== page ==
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Rising Stars: Meet Bonnie Foster

Today we’d like to introduce you to Bonnie Foster.

Hi Bonnie, so excited to have you with us today. What can you tell us about your story?
I grew up in Seattle, Washington, the youngest of two sisters. My parents were always very creative, with my mom doing photography and fashion, and my father playing jazz guitar. Of course, family isn’t always as simple as it sounds…but I will save you the dirty details. But I think I would definitely say that my family influenced my creative work a lot in the beginning, both in all of the eccentric personalities, and with the appreciation for art and storytelling that runs in my family.

I wasn’t always sure what I wanted to do or be exactly, but I felt from a young age that I wanted to be a writer. I remember the 20’s being really stressful because choosing just one thing to do with my life felt like such a heavy question to ponder. I studied Russian in college and felt for a while that I might want to be a translator, but was also drawn to visual art and theater.

My college was one of the few schools that offered puppetry as a course. I had done some street performance in high school while living abroad in Barcelona for my senior year, and I met some puppeteers there who performed and traveled the world with their acts. It always seemed sort of magical to me, just in the simple fact that it is an art form based around bringing inanimate objects to life. There is also a strong history of puppetry in Eastern Europe which fit in with my Russian studies, so I decided to give it a try.

Puppetry is a mixture of studio art, storytelling and mechanical engineering, with a history of subversive politics if you dig deep enough, so it felt like a satisfying conglomeration of many things. In a sense, puppetry felt like I didn’t have to choose just one thing, because it incorporated so many different elements. After college I toured as a puppeteer with a show for a while, and then started my own company doing shows in the Pacific Northwest. Eventually, I started filming the puppets, and the film projects just started expanding from there.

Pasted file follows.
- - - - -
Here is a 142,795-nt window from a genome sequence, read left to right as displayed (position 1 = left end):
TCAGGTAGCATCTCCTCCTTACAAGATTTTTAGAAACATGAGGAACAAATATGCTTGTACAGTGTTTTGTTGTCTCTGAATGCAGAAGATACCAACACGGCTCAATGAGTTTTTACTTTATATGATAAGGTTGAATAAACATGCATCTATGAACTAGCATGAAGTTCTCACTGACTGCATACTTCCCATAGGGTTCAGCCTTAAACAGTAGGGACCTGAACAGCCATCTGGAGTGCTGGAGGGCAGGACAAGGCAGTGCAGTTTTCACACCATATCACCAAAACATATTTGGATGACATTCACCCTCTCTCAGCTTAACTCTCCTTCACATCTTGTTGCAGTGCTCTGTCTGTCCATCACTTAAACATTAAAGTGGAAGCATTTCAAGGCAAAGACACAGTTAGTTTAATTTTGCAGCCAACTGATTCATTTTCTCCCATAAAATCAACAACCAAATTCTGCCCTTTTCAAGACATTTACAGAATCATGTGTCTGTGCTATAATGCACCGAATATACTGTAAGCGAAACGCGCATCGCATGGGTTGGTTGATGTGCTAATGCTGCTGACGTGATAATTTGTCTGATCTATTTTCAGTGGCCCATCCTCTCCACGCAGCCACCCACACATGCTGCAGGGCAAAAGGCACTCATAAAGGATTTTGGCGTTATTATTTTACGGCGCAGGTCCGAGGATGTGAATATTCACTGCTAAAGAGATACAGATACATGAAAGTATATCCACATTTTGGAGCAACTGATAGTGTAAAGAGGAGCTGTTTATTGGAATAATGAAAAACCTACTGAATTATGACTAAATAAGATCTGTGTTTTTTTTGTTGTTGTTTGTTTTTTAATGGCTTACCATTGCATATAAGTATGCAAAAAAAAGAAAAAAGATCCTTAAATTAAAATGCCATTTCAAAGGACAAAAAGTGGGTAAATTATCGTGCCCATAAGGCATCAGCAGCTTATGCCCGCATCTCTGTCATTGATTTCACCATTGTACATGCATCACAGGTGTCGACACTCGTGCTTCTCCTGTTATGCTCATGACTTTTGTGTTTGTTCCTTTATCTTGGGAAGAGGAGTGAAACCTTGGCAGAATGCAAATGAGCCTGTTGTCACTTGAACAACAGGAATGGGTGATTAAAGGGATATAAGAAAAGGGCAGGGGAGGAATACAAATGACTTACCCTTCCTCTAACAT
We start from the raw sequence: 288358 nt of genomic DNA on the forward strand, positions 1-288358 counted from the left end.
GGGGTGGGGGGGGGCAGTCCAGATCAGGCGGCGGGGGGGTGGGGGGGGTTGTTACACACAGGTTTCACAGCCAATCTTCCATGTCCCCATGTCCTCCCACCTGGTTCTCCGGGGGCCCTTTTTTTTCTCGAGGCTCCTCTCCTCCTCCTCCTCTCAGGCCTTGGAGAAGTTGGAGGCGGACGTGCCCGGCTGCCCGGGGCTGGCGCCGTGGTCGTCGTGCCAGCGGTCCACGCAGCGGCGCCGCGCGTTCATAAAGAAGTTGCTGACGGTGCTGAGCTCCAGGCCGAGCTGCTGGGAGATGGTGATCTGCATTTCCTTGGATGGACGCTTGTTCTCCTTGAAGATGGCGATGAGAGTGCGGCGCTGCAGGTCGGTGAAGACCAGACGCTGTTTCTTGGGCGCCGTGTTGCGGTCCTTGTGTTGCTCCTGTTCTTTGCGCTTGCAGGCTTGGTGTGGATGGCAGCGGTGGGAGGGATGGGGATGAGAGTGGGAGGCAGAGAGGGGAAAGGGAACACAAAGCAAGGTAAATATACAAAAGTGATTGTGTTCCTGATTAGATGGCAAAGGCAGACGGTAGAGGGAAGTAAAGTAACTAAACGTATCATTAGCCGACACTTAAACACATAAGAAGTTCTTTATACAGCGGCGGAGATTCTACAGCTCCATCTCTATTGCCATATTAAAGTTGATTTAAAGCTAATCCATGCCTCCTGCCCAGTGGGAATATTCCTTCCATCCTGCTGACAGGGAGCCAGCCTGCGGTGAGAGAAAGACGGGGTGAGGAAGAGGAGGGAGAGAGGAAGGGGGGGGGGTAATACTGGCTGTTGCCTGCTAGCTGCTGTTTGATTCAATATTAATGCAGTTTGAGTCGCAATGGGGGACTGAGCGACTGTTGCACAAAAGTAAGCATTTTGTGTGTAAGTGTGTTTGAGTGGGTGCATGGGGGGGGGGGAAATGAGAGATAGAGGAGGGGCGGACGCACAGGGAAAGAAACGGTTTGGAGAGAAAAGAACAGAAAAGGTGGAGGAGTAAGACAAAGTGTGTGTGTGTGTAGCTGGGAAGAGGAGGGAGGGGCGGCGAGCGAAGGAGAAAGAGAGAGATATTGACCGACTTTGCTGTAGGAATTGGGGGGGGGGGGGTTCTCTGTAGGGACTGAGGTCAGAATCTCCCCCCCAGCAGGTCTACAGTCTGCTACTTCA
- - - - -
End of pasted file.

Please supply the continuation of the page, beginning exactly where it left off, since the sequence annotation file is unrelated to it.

I love theater but it is temporary, which is also the beauty of it; but over time I began to be drawn to the broad and far-reaching impact that film can have. I also love the fact that when we wrap a film, we can keep visiting it again and again, interpreting it from different vantage points of life as we get older. It’s interesting to see how a film survives the test of time and like a book, it can show us different things as we mature into different phases of life.

After first working on PBS documentary films in New York, I moved to Los Angeles to pursue making my own narrative films. From there, I have continued making material any way I can, meeting new people and learning along the way.

Alright, so let’s dig a little deeper into the story – has it been an easy path overall and if not, what were the challenges you’ve had to overcome?
As strange as it might sound, one of the biggest obstacles along the way has probably been my own mind. It can be difficult when starting out: finding crew that you trust and respect, and having the confidence to pursue your vision despite the million conflicting opinions that come your way when moving toward production.

Directing seems to be a bit of a chicken-and-egg situation; people don’t trust you (or pay you) until you make something really good, and you can’t make something really good until you practice. So, like anything, I think getting momentum and traction can be the hardest thing. Of course, there are always the prohibitive financial constraints of filmmaking, but even making things that are cheap can be difficult until you learn to trust yourself, your talents and your vision.

What was your favorite childhood memory?
I think my favorite childhood memory was when I saw a fairy in my backyard. At least I thought it was a fairy at the time, and that was good enough for me. It felt like I finally discovered that magic exists.

Contact Info:

Image Credits:

Bonnie Foster Headshot: Andrzej Liguz Butterfly Production Stills: Ashley Loth @soundsnapphoto Sweet Surrender Music Video Production Stills: unknown Production Still from Sweet Surrender Music Video

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Aleasha Bahr is a sales & marketing strategist known for showing introverts and ambiverts the Secret Art of Subtle Selling.  She personally sold millions in revenue while discovering introverts are usually top sales people – as soon as they stop trying to act like extroverts.  We’ve partnered with her to produce Introverted Entrepreneur Success Stories. Check out episode 1 below:

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